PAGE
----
Brainstorming on Data Visualization: Starting an Ongoing, Open-Ended Conversation
Author: Teena Singh, Oracle Applications User Experience
Inspired after attending Stanford’s d-school, Aylin Uysal, Director of the HCM UX team, said she felt that the brainstorming methodology outlined in the Stanford program would be a great fit for requirements-gathering with HCM customers. “I saw the methodology as a great addition to the research methods we already use to engage with our customers,” she said. “Brainstorming allows us to gather requirements from our customers that are open-ended and less driven by the current product direction.” Under her direction, the HCM UX team invited customers to set aside two hours at the OHUG conference to brainstorm, build ideas, and rate their ideas on use cases for DVT components. Oracle’s Application Development Framework, or ADF, team has created a rich set of JavaServer Faces (JSF) components that provide significant graphical and tabular capabilities for visualizing and analyzing data. So customers were asked to think of innovative ways in which these JSF components could be used, and how they wanted to accomplish particular tasks using the designated component. From this, the HCM UX team identified best visualization use cases for HCM applications.
Why Data Visualization?
By nature, humans are visual creatures. Given the option to read a detailed report or look at the information in a graphical format, it’s obvious what route a person would take. An image conveys meaning that’s innately understood.
Typically, enterprise applications have shown large amounts of data in a tabular format. For example, the following table (figure 1) shows Jessica Mullen’s organization in a manner in which customers would typically see it in an enterprise application. By reviewing the details in the table, the user can see that Jessica is a director with five direct reports. Jessica can toggle between tabs of information on the entire set of employees, and also drill into each of her direct reports. The table presents a functional representation of the hierarchy and adequately serves the purpose.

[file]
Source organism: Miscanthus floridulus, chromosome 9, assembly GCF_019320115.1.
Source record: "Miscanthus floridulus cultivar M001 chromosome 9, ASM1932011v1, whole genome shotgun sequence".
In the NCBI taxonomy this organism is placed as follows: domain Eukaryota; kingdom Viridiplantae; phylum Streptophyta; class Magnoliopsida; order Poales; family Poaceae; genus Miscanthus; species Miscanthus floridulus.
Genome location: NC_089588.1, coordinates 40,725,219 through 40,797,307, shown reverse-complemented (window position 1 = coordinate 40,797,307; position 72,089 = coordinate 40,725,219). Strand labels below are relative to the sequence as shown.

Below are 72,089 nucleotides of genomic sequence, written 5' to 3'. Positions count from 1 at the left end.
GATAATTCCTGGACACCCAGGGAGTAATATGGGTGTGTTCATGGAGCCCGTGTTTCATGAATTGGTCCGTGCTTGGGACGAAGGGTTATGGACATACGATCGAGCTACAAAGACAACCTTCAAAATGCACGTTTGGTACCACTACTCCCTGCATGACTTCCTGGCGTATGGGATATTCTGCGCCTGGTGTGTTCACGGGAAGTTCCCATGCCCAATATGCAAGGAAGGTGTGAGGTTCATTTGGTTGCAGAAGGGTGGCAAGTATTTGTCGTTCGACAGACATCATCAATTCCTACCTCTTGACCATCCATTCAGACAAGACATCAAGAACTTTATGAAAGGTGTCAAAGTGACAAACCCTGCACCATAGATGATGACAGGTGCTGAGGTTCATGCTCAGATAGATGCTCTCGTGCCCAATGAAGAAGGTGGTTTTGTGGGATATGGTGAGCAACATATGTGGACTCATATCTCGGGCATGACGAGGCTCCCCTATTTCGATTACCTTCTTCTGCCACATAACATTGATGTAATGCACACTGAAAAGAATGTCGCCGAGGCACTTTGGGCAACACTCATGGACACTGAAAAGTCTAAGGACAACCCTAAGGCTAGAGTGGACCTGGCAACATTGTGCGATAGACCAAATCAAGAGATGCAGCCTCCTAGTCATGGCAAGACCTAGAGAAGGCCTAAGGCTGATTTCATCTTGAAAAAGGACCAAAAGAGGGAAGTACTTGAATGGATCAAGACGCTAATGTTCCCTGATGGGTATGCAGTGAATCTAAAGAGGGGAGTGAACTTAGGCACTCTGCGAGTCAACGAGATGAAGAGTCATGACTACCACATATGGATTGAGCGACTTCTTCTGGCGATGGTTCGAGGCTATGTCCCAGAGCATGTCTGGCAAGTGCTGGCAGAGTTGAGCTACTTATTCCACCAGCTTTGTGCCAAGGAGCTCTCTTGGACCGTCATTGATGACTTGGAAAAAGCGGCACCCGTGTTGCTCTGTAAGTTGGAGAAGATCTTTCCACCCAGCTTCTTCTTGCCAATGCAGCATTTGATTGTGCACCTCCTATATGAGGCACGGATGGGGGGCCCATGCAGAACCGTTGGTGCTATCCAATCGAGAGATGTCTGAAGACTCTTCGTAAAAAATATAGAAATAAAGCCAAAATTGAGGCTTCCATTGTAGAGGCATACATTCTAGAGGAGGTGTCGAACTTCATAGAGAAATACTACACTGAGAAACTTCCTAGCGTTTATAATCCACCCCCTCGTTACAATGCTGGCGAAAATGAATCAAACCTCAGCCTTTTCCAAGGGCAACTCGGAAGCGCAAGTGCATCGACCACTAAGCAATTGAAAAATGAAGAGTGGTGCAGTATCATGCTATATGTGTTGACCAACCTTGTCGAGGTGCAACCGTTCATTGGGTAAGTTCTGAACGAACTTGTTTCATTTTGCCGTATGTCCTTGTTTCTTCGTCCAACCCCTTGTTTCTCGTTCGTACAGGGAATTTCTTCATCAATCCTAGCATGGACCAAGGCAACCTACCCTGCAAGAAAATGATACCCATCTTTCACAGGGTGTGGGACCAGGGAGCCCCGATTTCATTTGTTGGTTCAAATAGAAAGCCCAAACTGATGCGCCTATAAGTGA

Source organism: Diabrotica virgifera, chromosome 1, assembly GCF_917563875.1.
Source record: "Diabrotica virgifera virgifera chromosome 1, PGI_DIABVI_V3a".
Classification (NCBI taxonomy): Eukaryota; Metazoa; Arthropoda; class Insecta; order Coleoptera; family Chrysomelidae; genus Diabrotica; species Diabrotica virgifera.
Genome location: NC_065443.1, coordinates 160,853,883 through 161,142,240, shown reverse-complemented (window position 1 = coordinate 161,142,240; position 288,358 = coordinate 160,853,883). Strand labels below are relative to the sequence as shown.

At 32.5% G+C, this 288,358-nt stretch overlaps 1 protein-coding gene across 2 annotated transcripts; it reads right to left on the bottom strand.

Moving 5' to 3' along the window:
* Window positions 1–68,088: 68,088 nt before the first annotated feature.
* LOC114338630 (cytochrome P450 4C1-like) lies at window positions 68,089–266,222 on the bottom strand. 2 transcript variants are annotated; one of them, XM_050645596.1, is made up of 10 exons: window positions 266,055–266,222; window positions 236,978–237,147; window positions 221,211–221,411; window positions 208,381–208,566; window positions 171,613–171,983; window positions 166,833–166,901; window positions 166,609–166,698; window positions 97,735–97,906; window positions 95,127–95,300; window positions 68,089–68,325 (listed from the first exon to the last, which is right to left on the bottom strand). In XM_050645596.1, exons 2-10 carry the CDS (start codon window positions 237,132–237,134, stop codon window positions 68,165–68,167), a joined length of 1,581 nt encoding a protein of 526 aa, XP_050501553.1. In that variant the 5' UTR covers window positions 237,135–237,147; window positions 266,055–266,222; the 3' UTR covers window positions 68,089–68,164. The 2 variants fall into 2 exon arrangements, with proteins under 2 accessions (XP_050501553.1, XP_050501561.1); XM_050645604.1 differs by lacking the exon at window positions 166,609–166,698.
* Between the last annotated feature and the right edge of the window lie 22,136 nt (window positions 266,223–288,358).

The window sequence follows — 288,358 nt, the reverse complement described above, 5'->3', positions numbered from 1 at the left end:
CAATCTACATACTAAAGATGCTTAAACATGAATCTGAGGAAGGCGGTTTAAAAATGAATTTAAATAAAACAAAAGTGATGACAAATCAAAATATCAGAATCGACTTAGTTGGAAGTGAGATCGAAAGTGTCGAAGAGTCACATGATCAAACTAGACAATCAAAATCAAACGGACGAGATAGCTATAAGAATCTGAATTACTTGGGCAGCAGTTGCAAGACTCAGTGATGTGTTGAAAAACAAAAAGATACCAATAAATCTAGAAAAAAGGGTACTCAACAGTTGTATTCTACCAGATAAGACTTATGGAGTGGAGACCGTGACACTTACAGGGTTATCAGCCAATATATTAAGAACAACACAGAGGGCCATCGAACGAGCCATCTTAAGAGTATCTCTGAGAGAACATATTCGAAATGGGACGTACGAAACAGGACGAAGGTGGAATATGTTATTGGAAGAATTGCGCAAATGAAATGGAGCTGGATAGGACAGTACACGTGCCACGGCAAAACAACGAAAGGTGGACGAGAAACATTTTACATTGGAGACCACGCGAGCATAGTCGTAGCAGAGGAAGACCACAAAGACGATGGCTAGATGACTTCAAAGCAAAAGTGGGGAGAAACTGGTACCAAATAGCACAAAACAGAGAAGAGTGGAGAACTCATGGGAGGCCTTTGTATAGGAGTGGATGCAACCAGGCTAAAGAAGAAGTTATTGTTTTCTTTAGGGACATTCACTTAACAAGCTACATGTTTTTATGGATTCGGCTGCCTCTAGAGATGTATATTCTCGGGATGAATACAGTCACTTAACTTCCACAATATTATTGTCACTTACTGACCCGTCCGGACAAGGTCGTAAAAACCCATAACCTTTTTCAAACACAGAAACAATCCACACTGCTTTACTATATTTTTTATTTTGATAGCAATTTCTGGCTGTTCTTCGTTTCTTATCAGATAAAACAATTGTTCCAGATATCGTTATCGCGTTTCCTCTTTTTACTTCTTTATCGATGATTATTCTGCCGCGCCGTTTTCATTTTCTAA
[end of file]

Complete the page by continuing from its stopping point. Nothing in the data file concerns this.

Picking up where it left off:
However, with the use of a hierarchy viewer, the same data can be represented in a more user friendly and aesthetically pleasing format (figure 2). In the next example, you can see Jessica Mullen’s direct reports presented more visually. With the hierarchy viewer, the user can now see summary information on each of the direct reports, but also the user can interact with the data. For example, the user can now toggle through the cards to view different data on the employee. As a manager, Jessica can compare at a glance or with one click, and toggle through all summary information for her direct reports. Instantly, the graphic gives the manager a dashboard capability and the ability to visually and tactically interact with information.
There are key advantages to representing data visually. Large amounts of data can appear concisely. At a glance, the visual representation of complex data sets enables the user to easily see trends or patterns. Comparisons and the ability to interact and manipulate data enables managers, business analysts, and leaders to better understand data so that they can ultimately make better decisions for their organizations.
Given the compelling reasons for visual representations of data and the fact that Oracle already has these components, brainstorming on functional uses cases for implementing these components in Oracle applications seemed like natural, organic initiative.
Starting the Conversation